Overview

Raquel Rabinovich is a New York based, Argentinian-American artist known for her monochromatic paintings and drawings as well as for her large scale glass sculpture environments and her site-specific stone sculpture installations along the shores of the Hudson River. Born in Buenos Aires in 1929, she has lived and worked in the United States since 1967, currently residing in Rhinebeck, NY. Rabinovich has been the recipient of numerous grants and fellowships, including the 2011-2012 Lee Krasner Award for Lifetime Achievement from The Pollock-Krasner Foundation. She is included in the Oral History Program of the Smithsonian Institution Archives of American Art.

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Biography

Raquel Rabinovich is a New York based, Argentinian-American artist known for monochromatic paintings and drawings, large-scale glass sculpture environments, and site-specific stone sculpture installations along the shores of the Hudson River.

 

 

Throughout her artistic career, Rabinovich has worked with a wide range of media including drawing, collage, painting, sculpture and installation. Informed by her underlying fascination with the ineffable nature of existence, Rabinovich’s work embodies concealed aspects of existence which lie behind the appearance of things, thoughts, language, and the world. Exploring what she calls the “dark source,” the artist attempts to reveal how that which is concealed emerges into view, making the invisible visible. This seemingly insoluble conundrum has been central to Rabinovich’s art practice, shaping the essence of her oeuvre for the last sixty years.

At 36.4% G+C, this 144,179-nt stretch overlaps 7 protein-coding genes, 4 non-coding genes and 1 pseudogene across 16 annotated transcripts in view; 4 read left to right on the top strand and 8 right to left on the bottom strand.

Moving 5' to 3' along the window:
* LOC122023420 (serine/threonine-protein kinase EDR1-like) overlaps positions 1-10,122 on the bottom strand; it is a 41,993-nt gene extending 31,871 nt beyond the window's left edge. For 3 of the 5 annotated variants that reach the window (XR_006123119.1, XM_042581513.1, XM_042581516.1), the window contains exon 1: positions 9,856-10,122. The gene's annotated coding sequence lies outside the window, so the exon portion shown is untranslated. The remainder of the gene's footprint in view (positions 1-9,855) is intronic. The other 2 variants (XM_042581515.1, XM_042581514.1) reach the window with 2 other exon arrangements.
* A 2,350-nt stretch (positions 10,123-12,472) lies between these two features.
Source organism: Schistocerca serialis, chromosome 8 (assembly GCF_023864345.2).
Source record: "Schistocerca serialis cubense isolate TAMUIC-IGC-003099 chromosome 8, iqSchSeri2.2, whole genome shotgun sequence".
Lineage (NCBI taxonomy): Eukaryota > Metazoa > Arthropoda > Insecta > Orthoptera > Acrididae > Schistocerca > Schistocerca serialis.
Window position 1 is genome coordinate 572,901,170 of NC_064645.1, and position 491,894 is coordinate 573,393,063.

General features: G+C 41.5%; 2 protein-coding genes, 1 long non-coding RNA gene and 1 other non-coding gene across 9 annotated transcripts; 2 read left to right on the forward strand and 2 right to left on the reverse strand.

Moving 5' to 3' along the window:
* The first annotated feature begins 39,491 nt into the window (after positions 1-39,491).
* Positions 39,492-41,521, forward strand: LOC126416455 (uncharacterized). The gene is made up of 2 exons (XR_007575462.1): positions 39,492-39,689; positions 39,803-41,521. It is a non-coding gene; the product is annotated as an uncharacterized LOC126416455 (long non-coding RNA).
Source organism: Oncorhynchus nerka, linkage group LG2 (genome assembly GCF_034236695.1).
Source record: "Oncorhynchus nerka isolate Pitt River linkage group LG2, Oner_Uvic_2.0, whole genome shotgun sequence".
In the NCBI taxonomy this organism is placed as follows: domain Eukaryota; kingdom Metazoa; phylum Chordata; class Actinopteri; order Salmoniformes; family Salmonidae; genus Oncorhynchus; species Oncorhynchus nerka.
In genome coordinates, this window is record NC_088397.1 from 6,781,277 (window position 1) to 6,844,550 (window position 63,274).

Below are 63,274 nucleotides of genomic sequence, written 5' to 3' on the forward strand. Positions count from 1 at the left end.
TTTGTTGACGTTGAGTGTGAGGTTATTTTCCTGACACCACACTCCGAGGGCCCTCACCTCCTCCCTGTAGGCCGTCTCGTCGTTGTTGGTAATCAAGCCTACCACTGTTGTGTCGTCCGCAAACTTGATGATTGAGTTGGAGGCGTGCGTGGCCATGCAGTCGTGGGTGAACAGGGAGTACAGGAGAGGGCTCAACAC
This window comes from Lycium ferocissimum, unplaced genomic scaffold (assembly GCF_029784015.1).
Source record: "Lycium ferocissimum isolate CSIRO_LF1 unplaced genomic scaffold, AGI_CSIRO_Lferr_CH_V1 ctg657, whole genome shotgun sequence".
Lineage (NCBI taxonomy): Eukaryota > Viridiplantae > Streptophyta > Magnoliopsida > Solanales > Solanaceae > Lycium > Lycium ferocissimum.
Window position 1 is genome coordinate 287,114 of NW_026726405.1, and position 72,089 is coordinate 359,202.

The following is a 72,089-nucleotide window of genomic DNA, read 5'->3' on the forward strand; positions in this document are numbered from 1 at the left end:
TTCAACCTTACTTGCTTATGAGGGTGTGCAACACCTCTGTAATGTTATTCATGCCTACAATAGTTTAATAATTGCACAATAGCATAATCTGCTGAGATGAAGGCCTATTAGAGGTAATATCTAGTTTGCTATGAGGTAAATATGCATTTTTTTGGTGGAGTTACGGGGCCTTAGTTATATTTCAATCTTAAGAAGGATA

Born in Buenos Aires in 1929 into a Russian and Romanian Jewish immigrant family, Rabinovich has lived and worked in the United States since 1967 and currently resides in Rhinebeck, New York. Raised in Córdoba, Argentina, Rabinovich was a political prisoner under Juan Domingo Perón’s regime, later moving to Europe where she would live throughout the mid-late 1950s.

 

 

Rabinovich’s to India, Nepal, Indonesia, Ecuador, Peru and even the Hudson have had a profound impact on her work. She is repeatedly drawn to spaces of silence and darkness such as temples and caves, deeply connecting with the authentic and rooted ancient traditions. This idea of silence and darkness, both literally and metaphorically, have led her to explore the ground’s relationship with the spiritual, its history and its usage, using mud and glass as metaphors for the passage of time and the ephemeral nature of existence.

 

 

Her work is also informed by her love of poetry. She connects her practice to the non-literal and magical worlds in Latin American literature, and the liminal space between the lines found in texts by Latin American writers such as Jorge Luis Borges, Pablo Neruda, Gabriel García Márquez and Luisa Valenzuela, seen in her ongoing series of works on paper titled “When Silence Becomes Poetry.”

 

 

Rabinovich has been the recipient of numerous grants and fellowships, including the 2011-2012 Lee Krasner Award for Lifetime Achievement from The Pollock-Krasner Foundation, and is included in the Oral History Program of the Smithsonian Institution Archives of American Art.

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